Gun control vs. gun ownership stories are hard to pull off on television.
Stories involving this hot-button issue usually end up horribly slanted, with one side being depicted as completely evil or ridiculous.
Chicago Justice Season 1 Episode 9 wasn't entirely bias-free, but it provided a fresh angle and an interesting story that made it far more powerful than most stories about gun issues.
Making the left-wing professor so rabidly anti-gun that he harassed a student who didn't share his political views was a risky move. Americans are so polarized politically that many fans of the generally liberal Dick Wolf might have been turned off.
It worked, though, because it brought up questions that aren't often addressed on television.
Mr. Malone: She did have a run-in with another group of students. There was disciplinary action, but the charges were dropped.
Antonio: What was it about?
Mr. Malone: She was part of a group on campus. The Madison Club. They talked politics and handed out pocket Constitutions. Apparently it offended some people. And why not? After all, it was written by dead white slaveowners.
For one thing, "Comma" demonstrated just how far apart people with different opinions on political issues are nowadays.
Kennedy and her father, and to some extent Stone and Jeffries too, saw liberals as ridiculously angry that previous generations didn't hold the same attitudes towards racism that 21st century people hold, while Professor Hall saw students who disagreed with his views as violent hotheads who didn't care about others' rights.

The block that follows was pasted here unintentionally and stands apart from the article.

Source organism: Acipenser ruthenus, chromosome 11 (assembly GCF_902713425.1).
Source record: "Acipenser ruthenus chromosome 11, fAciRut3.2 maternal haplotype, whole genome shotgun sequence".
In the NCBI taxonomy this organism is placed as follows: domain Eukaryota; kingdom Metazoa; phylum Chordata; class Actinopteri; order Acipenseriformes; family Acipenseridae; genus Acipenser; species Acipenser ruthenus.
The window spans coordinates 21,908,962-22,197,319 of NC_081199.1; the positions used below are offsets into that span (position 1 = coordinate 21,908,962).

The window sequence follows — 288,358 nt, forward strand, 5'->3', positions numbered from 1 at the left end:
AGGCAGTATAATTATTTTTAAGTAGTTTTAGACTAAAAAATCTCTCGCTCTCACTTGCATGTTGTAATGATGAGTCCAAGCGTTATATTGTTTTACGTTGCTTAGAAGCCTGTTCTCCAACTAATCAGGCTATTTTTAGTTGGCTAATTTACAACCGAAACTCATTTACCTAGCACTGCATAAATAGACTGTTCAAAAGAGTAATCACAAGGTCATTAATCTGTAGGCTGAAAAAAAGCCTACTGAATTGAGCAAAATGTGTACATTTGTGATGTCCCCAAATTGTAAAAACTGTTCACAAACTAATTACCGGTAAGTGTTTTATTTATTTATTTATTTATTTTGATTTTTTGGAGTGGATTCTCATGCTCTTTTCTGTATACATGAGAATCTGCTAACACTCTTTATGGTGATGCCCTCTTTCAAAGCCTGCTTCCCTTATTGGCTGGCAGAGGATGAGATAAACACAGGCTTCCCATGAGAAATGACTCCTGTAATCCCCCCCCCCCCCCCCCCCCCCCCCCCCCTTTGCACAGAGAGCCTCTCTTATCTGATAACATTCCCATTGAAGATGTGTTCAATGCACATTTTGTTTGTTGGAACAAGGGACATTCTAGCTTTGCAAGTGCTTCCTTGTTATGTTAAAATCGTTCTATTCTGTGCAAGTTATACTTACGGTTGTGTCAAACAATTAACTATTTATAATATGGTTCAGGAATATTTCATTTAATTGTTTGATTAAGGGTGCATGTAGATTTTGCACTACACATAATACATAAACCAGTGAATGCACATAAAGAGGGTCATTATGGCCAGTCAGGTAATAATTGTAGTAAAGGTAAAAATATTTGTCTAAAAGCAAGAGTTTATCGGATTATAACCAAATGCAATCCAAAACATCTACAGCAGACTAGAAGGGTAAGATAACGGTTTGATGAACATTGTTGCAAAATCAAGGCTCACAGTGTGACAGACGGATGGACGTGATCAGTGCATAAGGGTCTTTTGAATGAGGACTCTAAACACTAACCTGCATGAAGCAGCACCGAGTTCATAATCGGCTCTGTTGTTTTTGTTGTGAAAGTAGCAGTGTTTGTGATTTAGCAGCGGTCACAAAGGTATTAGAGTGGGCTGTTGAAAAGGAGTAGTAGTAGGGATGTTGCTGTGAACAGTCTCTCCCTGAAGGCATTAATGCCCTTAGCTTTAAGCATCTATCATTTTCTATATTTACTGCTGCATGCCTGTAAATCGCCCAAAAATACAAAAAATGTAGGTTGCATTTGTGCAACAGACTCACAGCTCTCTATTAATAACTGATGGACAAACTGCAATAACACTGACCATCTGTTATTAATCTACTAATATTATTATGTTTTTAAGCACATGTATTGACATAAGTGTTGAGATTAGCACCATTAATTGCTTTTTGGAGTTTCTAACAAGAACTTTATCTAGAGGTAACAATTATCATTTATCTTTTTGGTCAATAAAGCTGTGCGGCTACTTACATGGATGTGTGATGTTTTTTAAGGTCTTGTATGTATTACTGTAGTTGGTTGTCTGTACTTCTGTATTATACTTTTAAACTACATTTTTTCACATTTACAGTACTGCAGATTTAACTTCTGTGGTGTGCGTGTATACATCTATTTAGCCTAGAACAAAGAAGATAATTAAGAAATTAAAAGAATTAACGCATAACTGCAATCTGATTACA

It's no wonder someone ended up dead. Both sides saw the other as evil and inhumane and themselves as righteous.
Antonio: I still don't get why you ran.
Abigail: The clanging.
Abigail: In prison there was this guard named Victor. He'd drag this metal chain across the floor.
I really wish more had been made out of Abigail's PTSD and her inability to cope with having been wrongfully imprisoned for murder.
Abigail had what appeared to be a psychotic episode while being questioned and described being unable to sleep because she heard the clanging of a prison guard dragging a chain across the floor.
Later, she was pushed to testify against her friend and did so despite her misgivings, only to be accused of murder all over again and almost pushed into another PTSD flashback as a result.
Abigail: Have you ever put someone away, Mr. Stone, who you weren't sure was 100% guilty?
Abigail: Do you think about them?
Stone: I do.
Abigail: What if I can't do it?
Stone: Then there's a chance Kennedy's killer will go unpunished.
I thought there were serious ethical questions surrounding the SA's office encouraging Abigail to testify. She clearly was unwell and had recently spent time in a mental hospital, and the prosecutors had to have known there was a risk the defense would use her past against her.
Yet she wasn't warned about this possibility and was more or less coerced into testifying. She was told that if she didn't, Kennedy's killer could go free, implying that that result would be her fault.
That kind of manipulation might convince anyone to testify, but I'd think someone with PTSD would be even more susceptible.
In any case, Abigail should have been informed of the risks to herself and was not, and to make matters worse, the defense attorney accused her loudly of having been guilty of the murder she had been acquitted of, over and over, despite multiple objections from Stone and a few orders from the judge to stop.